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Homework Help: Basic exercise for finding a Lagrangian from the Landau's Mechanics

  1. Jul 30, 2010 #1
    Basic exercise for finding a Lagrangian from the Landau's "Mechanics"

    Hello everyone!

    1. The problem statement, all variables and given/known data
    I've just started preparing for the classical mechanics course using only Landau & Lifgarbagez, so I'm doing everything according to their formulation.

    And so I solved an exercise from the first chapter, but I'm not sure if I made that one correct (the answer is different, but a Lagrangian is ambiguous, isn't it?). The statement is:

    Find the Lagrange function of a simple pendulum of length [itex] l [/itex], mass [itex] m [/itex], which pivot rotates along a circle of radius [itex] a [/itex] with a constant frequency [itex] f [/itex] in a homogeneous gravitational field with acceleration [itex] g [/itex].

    2. Relevant equations
    Formula for a Lagrangian of an isolated, one-particle system in 2 dimensions:
    [tex]L=\frac{1}{2}m(\dot{x}^2+\dot{y}^2)+\textbf{F}\cdot \textbf{r}[/tex]

    3. The attempt at a solution
    I first formulated a more general case:
    - the pivot moves around a circle satisfying [itex] \alpha(t) [/itex], ([itex]\alpha[/itex] is the angle between the pivot's radius vector and the y-axis),
    - the angle between the pendulum and y-axis is [itex]\phi(t)[/itex],
    - I've chosen the [itex]\alpha[/itex] and [itex]\phi[/itex] for the generalized coordinates of this system.

    - the Cartesian coordinates of the mass are:
    [tex]x=l \sin{\phi}+a \sin{\alpha}[/tex]
    [tex]y=l \cos{\phi}+a \cos{\alpha}[/tex]

    - the velocities:
    [tex]\dot{x}=l \dot{\phi} \cos{\phi}+a \dot\alpha} \cos{\alpha}[/tex]
    [tex]\dot{y}=-l \dot\phi} \sin{\phi}-a \dot\alpha} \sin{\alpha}[/tex]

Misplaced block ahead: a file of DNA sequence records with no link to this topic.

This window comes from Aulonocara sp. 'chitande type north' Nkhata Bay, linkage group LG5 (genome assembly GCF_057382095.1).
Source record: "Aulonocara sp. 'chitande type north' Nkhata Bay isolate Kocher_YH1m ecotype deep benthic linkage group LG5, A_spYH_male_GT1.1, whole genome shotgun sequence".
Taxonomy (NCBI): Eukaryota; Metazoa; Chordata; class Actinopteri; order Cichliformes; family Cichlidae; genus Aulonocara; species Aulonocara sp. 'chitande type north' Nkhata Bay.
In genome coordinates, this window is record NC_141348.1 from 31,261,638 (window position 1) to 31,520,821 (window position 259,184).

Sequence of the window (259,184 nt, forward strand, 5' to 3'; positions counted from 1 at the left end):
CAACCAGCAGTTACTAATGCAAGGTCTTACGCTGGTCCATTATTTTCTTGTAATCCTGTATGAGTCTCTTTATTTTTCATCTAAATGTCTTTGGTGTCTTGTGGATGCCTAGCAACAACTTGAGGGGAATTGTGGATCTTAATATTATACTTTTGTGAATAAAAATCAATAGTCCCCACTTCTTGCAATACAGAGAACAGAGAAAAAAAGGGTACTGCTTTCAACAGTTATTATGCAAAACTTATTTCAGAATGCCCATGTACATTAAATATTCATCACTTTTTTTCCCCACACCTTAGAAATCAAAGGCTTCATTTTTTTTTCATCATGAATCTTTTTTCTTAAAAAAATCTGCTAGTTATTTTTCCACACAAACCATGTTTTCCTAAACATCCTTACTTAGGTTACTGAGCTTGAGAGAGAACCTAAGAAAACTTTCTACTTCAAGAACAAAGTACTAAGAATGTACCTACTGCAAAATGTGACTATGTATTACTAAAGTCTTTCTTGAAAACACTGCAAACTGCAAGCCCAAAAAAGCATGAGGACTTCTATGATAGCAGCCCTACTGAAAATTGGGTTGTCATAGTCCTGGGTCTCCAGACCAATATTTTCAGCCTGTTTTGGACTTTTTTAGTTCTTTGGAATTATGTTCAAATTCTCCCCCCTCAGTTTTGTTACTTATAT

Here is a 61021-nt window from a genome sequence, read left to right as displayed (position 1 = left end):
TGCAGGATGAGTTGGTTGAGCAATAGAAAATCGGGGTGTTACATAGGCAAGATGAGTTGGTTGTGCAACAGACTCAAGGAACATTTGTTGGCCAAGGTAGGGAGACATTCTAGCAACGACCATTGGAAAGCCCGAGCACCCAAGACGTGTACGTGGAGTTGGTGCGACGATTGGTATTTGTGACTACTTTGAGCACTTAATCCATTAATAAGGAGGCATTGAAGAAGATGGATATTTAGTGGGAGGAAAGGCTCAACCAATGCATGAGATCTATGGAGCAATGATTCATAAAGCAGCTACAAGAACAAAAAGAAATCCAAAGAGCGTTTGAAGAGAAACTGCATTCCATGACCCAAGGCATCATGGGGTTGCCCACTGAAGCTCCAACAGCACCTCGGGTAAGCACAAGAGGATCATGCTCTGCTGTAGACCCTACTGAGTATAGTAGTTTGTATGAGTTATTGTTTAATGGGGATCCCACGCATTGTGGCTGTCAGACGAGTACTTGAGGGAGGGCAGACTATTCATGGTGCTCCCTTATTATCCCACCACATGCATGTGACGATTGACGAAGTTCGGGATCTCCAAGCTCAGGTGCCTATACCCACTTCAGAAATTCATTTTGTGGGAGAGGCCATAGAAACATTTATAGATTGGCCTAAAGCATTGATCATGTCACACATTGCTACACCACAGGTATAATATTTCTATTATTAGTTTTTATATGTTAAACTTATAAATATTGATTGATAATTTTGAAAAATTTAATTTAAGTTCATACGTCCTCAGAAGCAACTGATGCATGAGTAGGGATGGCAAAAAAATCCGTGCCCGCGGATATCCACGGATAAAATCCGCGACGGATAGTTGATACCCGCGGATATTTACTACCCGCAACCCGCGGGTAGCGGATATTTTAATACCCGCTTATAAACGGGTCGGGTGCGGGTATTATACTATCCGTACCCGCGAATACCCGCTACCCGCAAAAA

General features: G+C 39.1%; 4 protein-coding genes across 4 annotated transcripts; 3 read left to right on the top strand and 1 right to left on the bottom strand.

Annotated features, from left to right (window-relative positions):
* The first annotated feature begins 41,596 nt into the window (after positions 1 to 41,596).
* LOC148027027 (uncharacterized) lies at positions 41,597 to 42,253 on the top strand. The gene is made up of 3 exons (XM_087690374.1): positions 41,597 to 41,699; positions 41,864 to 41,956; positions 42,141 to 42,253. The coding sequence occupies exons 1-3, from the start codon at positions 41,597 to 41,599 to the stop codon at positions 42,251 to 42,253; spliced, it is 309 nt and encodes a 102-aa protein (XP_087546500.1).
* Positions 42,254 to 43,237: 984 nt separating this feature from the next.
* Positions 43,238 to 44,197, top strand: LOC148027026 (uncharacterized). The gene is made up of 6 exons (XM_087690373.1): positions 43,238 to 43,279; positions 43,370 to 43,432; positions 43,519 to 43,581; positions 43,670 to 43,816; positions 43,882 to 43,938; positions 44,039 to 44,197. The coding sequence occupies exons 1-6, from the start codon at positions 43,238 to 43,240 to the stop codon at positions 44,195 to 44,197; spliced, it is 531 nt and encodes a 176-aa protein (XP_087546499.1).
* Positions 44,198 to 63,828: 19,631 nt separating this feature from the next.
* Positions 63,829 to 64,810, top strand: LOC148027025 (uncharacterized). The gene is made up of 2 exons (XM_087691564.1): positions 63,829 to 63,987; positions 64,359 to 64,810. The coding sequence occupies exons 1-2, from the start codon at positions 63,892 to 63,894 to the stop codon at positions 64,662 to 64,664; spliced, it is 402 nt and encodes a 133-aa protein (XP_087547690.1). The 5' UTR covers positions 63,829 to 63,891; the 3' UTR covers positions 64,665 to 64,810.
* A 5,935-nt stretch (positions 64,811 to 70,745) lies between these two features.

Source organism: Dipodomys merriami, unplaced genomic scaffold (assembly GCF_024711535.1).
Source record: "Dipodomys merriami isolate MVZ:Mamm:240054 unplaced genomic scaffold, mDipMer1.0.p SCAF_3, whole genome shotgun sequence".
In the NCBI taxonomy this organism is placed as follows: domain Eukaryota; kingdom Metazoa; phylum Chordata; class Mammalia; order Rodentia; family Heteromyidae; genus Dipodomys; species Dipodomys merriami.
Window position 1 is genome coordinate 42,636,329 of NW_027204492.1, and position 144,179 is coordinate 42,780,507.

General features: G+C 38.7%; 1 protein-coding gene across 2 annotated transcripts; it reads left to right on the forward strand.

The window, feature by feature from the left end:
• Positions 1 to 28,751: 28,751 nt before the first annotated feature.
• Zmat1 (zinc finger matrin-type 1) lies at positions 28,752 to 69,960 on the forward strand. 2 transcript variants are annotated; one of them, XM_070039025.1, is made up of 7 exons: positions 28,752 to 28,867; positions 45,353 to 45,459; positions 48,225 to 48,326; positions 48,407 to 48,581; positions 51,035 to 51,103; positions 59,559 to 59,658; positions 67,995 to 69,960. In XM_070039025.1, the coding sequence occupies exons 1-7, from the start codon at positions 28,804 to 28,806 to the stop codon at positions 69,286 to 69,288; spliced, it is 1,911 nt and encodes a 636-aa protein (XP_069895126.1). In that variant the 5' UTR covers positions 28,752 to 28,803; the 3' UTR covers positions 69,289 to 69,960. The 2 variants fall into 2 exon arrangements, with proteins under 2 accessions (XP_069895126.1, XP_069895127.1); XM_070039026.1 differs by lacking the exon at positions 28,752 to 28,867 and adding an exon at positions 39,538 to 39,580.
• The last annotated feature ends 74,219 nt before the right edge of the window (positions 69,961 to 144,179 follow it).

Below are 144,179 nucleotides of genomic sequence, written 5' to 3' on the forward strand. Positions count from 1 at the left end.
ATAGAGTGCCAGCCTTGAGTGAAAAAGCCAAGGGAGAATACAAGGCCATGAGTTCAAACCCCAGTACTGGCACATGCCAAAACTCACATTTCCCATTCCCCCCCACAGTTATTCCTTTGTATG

U=[itex]-\textbf{F}\cdot \textbf{r}=-mgy=-mg(l \cos{\phi}+a \cos{\alpha})[/itex]

    [tex]T=\frac{1}{2}m(\dot{x}^2+\dot{y}^2)=\frac{1}{2}m(l^2 \dot{\phi}^2 \textrm{cos}^2 \phi+a^2 \dot{\alpha}^2 \textrm{cos}^2\alpha+2 l a \dot{\phi} \dot{\alpha} \cos{\alpha}
    \cos{\phi}+l^2 \dot{\phi}^2 \textrm{sin}^2 \phi+a^2 \dot{\alpha}^2
    \textrm{sin}^2 \alpha+2 l a \dot{\phi} \dot{\alpha} \sin{\alpha} \sin{\phi}) [/tex]

    [tex]L=T-U=m \left(\frac{1}{2}(l^2 \dot{\phi}^2+a^2 \dot{\alpha}^2)+l a \dot{\phi} \dot{\alpha} \cos{(\alpha-\phi)}+g(l \cos{\phi}+a \cos{\alpha}) \right)[/tex]

    -And now I substitute [itex]\alpha=\alpha(t)=f t[/itex], and my final solution is:
    [tex]L=m \left(\frac{1}{2}(l^2 \dot{\phi}^2+a^2 f^2)+l a \dot{\phi} f \cos{(f t-\phi)}+g(l \cos{\phi}+a \cos{f t}) \right)[/tex]

    The answer in Landau & Lifgarbagez is:
    [tex]L=\frac{1}{2}m l^2 \dot{\phi}^2+m l a f^2 \sin{(\phi-f t)}+m g l \cos{\phi}[/tex]

    So is my solution correct and if not, what mistakes am I making? I will be grateful for every answer. I will just add that I don't fully understand the idea of the "total derivative" which, as I suspect is crucial for comparing this two solutions.
     
    Last edited: Jul 30, 2010
  2. jcsd
  3. Jul 30, 2010 #2

    vela

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    Re: Basic exercise for finding a Lagrangian from the Landau's "Mechanics"

    A total derivative is where you differentiate everything as opposed to holding some variables constant. For example, say you have a function F(x,t) = x sin t, where x is a function of t. When you take the partial derivative, you hold x constant and get

    [tex]\frac{\partial F}{\partial t} = x \cos t[/tex]

    With the total derivative, you allow for x to vary with t, so you'd get

    [tex]\frac{dF}{dt} = \frac{\partial F}{\partial x} \frac{dx}{dt} + \frac{\partial F}{\partial t} = (\sin t)x'(t) + x \cos t[/tex]

    So your Lagrangian has two extra terms that you can express as a total derivative with respect to time, namely

    [tex]\frac{1}{2} ma^2f^2 + ag\cos ft = \frac{d}{dt} \left(\frac{1}{2} ma^2f^2t + \frac{ag}{f}\sin ft\right)[/tex]

    so you can toss those terms. After doing that, I can almost transform their Lagrangian into yours by considering

    [tex]\frac{d}{dt} [f \cos (\phi-ft)][/tex]

    You can get the two Lagrangians to look almost exactly like each other. You just need to figure out if the remaining difference really matters or if you can somehow get it to go away.
     
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